Divine Mercy Sunday

[Today my church, Saint John Nepomuk Chapel in Saint Louis, MO celebrates the 160th anniversary of the first mass celebrated here.  This is my homily for today.  It’s intended for our community, but you may find some of it interesting.  Enjoy!]

Let’s pretend for a minute that we’re Bohemian immigrants. The year is 1850. After a very long trip across the Atlantic Ocean we arrive in New Orleans. After another long trip up the Mississippi we arrive in Saint Louis. Remember, we don’t speak English and Saint Louis is a French, Spanish, and English speaking city.

 

Lucky for us, we’ve found our way to a Bohemian settlement south of the city called Bohemian Hill. We weren’t allowed to settle in Saint Louis proper because the city was having a cholera epidemic and a lot of the locals thought that the immigrants were bringing the disease with them.

 

But, it could have worse. In 1854, the year our parish was founded, Saint Louis was the site of anti-Irish riots. We may have been immigrants, but at least we weren’t Irish.

 

Saint Louis was in the midst of an economic boom after the invention of the steamboat. Hundreds of ships docked at our port. A lot of our fellow immigrants found work loading and unloading the ships. Others, including women and children found work in the factories in the area.

 

In 1850, Blessed Pius IX was pope. Peter Richard Kenrick was Archbishop of Saint Louis, and Millard Fillmore was president of the United States. To put the time frame in a little better perspective, it would be just 15 years before Civil War broke out in the United States, 23 years before Eads Bridge was built.   It was 33 years before the first horseless carriage arrived in Saint Louis, and 34 years before the opening of Union Station.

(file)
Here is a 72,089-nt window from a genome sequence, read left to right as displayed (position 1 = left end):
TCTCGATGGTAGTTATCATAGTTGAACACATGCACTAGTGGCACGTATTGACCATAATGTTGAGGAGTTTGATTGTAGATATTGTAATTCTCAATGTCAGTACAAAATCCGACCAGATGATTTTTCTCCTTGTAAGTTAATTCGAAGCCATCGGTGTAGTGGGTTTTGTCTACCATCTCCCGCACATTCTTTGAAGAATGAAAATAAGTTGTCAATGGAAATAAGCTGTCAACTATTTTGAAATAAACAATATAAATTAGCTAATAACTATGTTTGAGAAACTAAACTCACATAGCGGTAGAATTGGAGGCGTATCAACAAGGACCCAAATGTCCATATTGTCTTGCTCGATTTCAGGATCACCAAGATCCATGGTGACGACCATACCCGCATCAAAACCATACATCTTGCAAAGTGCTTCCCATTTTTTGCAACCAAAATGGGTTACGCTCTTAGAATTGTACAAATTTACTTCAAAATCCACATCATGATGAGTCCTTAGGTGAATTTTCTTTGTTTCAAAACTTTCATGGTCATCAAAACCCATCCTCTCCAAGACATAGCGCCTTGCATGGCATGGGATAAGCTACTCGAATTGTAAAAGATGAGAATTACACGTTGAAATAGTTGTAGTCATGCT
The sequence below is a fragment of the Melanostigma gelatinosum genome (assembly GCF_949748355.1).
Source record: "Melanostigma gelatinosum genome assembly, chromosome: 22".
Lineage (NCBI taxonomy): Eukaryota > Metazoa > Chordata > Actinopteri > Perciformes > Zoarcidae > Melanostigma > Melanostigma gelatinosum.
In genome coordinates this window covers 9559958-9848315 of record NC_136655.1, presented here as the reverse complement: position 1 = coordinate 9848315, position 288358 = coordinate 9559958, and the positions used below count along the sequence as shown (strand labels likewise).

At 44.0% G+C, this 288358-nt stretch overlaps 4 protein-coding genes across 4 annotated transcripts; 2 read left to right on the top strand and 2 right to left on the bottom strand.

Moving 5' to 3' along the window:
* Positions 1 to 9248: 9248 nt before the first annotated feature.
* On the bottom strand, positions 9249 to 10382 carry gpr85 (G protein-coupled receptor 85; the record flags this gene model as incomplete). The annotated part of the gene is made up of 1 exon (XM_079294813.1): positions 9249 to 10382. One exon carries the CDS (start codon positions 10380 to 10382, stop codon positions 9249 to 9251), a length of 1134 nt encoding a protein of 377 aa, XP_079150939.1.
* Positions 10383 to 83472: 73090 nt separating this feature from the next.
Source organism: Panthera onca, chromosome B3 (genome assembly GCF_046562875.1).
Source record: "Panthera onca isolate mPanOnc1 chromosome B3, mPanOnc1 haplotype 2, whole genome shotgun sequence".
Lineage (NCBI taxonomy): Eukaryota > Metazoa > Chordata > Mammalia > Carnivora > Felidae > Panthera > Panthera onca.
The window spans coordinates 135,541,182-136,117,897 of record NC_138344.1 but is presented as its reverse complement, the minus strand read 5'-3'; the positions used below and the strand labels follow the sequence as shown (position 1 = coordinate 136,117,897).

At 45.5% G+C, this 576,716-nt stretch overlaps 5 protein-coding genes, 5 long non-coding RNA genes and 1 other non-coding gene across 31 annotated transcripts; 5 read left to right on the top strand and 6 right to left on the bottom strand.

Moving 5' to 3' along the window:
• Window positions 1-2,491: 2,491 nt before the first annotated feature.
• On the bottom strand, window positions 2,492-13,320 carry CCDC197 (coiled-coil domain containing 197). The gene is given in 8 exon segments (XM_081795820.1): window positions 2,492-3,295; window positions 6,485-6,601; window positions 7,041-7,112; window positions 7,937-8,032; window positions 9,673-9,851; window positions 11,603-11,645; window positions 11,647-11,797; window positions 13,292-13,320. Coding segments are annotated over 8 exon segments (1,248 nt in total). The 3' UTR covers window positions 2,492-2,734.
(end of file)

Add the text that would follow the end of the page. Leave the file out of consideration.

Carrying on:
Every Bohemian who settled in Saint Louis was not Catholic. But the ones who were soon got tired of going to mass in a Church where they didn’t speak the language. So, in 1854 they petitioned Archbishop Kenrick, an Irishman by the way, for their own church. The Archbishop agreed and the new parish of Saint John Nepomuk was established.

 

A year later, in 1855, the new parish built it’s first church and school, a wooden structure that stood on this very spot. It’s worth mentioning that in 19th century Europe, there was no such thing as “separation of church and state.” Churches were not self-funded. They were supported by the government or by rich land owners. There were no collections. When the local parish needed something, all they had to do was ask. The 1st pastor, Father Lipovsky, was born of European aristocracy and the idea of begging for money for his new parish was not to his liking. He resigned in 1856.

 

The second pastor, Father Francis Trojan lasted a little longer, until 1864. When he left the parishioners of Saint John’s requested a native Bohemian to be their pastor and Father (later Monsignor) Joseph Hessoun was appointed. Unfortunately, he had to travel from the Old Country to Saint Louis and the blockade of the Mississippi River during the Civil War made travel up the river impossible. Father Hessoun didn’t arrive in Saint Louis until 1870. No masses were celebrated here during that time.

 

A history of Saint John Nepomuk during Monsignor Hessoun’s pastorship would take much more time than I have today. I’ll just say that he built a new brick church in 1870 that was destroyed just 26 years later by the tornado of 1896. He led the parishioners in rebuilding the church bigger and better than it was before in 1897.